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The Weekly News Source for Wyoming's Ranchers, Farmers and AgriBusiness Community

Half The Battle Is Won

by Wyoming Livestock Roundup

On Nov. 18, I attended a meeting in Douglas about our State Fair with some interested people and Governor Matt Mead, along with the Wyoming Department of Agriculture director and staff, and the director of the State Fair. Some viewed it as a venue to offer their views on what is wrong with the present state fair, and that was good, as the Governor was there to listen. Others, myself included, were looking for opportunities to improve state fair and looking to figure out how to go about making those changes.

First, those involved in state government and the State Fair need to take the criticisms seriously. Citizens providing suggestions are most likely right, and the people expressing them have a passion for the State Fair. We need those folks.  Now, as with most issues, there are numerous sides, as James Goodrich, director of the Wyoming State Fair stated, but a criticism always has roots somewhere, and those problems need to be addressed.  

In the bigger picture, we need to have a vision for the Wyoming State Fair. What do we want it to look like in five to 10 years and how do we get there? What road do we take to meet the goals we want for a state fair?  

There are many roads to take, so who decides what the correct road is? Senator Jim Anderson from Glenrock thought that the State Fair Advisory Board, with input from everyone throughout the state, would be the proper group to do the job. No one disagreed, but some advisory board members may not wish to get into the planning process, and that’s alright – a planning process can be a grueling task, but someone has to do it.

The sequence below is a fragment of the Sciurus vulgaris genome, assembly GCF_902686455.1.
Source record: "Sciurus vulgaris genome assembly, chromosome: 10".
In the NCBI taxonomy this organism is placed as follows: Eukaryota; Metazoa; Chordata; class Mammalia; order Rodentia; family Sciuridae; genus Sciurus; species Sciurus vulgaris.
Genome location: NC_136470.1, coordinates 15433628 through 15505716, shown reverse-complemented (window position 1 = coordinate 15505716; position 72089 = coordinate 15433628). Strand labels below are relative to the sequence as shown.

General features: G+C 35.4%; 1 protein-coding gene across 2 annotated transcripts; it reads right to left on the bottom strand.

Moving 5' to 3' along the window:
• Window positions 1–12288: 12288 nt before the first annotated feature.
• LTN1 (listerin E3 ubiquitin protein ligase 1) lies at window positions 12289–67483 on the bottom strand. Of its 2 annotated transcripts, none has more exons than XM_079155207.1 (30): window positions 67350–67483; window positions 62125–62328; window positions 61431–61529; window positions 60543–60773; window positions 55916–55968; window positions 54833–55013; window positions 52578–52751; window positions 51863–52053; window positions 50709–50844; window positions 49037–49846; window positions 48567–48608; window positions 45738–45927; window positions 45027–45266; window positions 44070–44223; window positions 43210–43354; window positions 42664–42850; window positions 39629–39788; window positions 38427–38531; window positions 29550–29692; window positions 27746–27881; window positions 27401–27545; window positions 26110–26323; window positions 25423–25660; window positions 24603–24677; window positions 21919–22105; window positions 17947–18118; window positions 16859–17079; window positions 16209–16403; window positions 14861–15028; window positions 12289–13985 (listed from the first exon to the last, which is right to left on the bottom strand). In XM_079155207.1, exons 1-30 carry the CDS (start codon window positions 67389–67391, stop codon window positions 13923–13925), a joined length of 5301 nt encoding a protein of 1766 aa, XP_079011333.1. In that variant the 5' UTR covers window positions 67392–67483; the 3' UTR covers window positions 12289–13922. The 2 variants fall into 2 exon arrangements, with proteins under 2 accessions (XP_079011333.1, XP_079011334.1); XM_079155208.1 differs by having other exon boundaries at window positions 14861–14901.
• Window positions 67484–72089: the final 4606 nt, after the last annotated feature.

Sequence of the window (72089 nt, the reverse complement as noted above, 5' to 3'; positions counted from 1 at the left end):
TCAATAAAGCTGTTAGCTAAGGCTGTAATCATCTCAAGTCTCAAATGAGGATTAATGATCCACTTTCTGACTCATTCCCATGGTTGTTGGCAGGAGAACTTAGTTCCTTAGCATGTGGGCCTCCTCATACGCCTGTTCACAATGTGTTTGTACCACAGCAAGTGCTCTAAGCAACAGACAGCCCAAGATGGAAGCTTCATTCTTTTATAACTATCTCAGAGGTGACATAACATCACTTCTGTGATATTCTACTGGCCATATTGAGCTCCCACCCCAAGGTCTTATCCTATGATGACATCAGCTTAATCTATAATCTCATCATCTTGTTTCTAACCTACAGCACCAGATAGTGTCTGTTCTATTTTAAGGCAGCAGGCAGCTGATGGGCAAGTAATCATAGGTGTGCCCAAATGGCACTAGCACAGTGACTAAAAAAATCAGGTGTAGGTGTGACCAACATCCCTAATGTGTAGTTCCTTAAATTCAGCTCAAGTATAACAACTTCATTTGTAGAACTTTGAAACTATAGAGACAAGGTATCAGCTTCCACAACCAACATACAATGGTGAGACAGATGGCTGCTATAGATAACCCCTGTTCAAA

Governor Mead, in his opening remarks, stated that he thinks that the Wyoming State Fair should showcase Wyoming agriculture. That was music to my ears. I thought right then that half the battle is won and hats off to Governor Mead for those remarks. 

A few of the positive aspects of our State Fair include 4-H and FFA member involvement, the extensive livestock shows and many other events involved. These aspects attract family members and others to the fair, creating a passion in them for state fair throughout their lives and attracts sponsors. If an energy corporation wants to sponsor part of state fair, the 4-H and FFA programs are a safe place to spend money.  

There are numerous other positives about our State Fair. There are some great new barns on the grounds, but they need some improvements to be more flexible for other events throughout the year and during State Fair. There is an energy boom in Converse County that, while resulting in a handful of negative impacts to the State Fair, also has positive impacts. If a boom wasn’t in progress, a number of donations and sponsorships wouldn’t be available. Of course, the biggest upside I found in Governor Mead’s remarks was when he said we need someone in state government to lead the charge, along with Senator Jim Anderson.

We need to take this opportunity to develop a vision for the Wyoming State Fair very seriously. We may not get another chance.

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